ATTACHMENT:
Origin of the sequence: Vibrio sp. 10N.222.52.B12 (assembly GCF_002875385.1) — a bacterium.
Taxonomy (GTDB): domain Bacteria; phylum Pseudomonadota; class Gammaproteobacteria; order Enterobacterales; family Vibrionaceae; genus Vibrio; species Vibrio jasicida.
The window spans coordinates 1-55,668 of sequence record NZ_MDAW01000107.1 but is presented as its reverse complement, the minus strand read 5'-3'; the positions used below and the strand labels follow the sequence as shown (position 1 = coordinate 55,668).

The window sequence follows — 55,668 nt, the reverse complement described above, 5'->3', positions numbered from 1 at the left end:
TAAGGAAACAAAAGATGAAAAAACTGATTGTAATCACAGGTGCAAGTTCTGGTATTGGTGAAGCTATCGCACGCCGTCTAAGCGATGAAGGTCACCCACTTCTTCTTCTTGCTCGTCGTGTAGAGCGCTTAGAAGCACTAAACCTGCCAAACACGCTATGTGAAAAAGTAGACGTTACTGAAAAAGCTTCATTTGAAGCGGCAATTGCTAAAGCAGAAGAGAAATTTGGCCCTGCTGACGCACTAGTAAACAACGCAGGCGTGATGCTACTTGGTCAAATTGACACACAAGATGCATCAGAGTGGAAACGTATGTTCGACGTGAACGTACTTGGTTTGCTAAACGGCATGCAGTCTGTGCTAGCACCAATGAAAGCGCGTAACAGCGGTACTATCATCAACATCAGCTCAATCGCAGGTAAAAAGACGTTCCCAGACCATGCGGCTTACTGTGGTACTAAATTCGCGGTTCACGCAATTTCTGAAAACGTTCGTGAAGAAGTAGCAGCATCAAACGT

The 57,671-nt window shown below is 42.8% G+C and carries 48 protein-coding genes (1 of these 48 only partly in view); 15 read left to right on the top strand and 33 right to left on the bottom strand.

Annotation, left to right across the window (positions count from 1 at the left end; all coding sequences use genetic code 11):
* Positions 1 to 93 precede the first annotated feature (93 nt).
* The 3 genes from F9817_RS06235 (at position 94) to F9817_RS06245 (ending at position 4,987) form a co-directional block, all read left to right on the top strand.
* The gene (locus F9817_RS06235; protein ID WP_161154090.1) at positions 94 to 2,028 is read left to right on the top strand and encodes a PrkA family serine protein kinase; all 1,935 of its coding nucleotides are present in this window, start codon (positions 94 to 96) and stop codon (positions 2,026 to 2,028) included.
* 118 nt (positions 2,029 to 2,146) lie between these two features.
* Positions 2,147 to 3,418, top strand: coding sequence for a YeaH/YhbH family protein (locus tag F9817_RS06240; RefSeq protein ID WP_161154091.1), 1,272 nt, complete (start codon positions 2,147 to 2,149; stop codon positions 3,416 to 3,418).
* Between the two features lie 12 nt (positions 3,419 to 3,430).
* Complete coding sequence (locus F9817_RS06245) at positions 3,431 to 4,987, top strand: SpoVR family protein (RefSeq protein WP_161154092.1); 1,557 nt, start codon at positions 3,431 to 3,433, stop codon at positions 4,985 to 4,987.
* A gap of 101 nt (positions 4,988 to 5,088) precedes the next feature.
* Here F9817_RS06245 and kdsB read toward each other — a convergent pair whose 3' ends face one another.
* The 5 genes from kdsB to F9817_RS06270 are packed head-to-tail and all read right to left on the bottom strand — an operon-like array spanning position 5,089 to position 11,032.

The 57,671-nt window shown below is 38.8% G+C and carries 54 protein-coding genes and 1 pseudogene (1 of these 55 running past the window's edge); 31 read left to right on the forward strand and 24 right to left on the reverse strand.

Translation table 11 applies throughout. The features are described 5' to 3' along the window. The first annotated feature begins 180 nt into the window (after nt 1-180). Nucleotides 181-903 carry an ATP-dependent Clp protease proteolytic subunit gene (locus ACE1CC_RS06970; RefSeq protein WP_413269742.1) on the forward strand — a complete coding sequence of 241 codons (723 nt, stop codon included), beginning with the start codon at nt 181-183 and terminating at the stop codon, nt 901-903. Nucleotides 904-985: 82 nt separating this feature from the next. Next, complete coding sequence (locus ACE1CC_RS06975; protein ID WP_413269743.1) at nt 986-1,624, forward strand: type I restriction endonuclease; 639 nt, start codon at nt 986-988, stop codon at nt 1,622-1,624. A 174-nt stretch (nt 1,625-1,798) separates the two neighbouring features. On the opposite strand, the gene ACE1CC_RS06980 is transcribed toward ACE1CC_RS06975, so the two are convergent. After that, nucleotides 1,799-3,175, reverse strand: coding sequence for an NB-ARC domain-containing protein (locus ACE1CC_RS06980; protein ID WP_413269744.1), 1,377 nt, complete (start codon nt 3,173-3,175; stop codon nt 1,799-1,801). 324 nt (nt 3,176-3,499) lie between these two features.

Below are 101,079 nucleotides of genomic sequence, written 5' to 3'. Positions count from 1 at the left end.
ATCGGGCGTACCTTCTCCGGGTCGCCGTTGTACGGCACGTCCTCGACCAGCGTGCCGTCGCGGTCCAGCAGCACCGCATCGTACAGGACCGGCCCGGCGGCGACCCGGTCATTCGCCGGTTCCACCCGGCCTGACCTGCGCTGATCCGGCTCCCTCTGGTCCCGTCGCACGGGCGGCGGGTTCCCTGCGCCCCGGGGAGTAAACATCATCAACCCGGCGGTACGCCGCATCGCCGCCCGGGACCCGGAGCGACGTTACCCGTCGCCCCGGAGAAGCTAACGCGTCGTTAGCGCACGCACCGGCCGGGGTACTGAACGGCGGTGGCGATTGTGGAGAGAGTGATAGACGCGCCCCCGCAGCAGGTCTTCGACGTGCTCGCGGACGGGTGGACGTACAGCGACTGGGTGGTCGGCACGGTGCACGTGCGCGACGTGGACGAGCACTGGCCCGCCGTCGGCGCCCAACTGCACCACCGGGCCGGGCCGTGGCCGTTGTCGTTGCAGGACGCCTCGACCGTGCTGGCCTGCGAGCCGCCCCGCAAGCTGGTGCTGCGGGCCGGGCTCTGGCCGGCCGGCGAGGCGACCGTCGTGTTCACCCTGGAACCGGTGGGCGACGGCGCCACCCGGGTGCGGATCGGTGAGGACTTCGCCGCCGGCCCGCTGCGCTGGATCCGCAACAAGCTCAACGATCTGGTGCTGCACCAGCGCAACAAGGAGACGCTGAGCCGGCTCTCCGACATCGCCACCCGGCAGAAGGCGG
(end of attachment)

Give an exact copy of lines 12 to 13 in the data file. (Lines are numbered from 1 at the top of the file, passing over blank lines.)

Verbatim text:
* Positions 2,147 to 3,418, top strand: coding sequence for a YeaH/YhbH family protein (locus tag F9817_RS06240; RefSeq protein ID WP_161154091.1), 1,272 nt, complete (start codon positions 2,147 to 2,149; stop codon positions 3,416 to 3,418).
* Between the two features lie 12 nt (positions 3,419 to 3,430).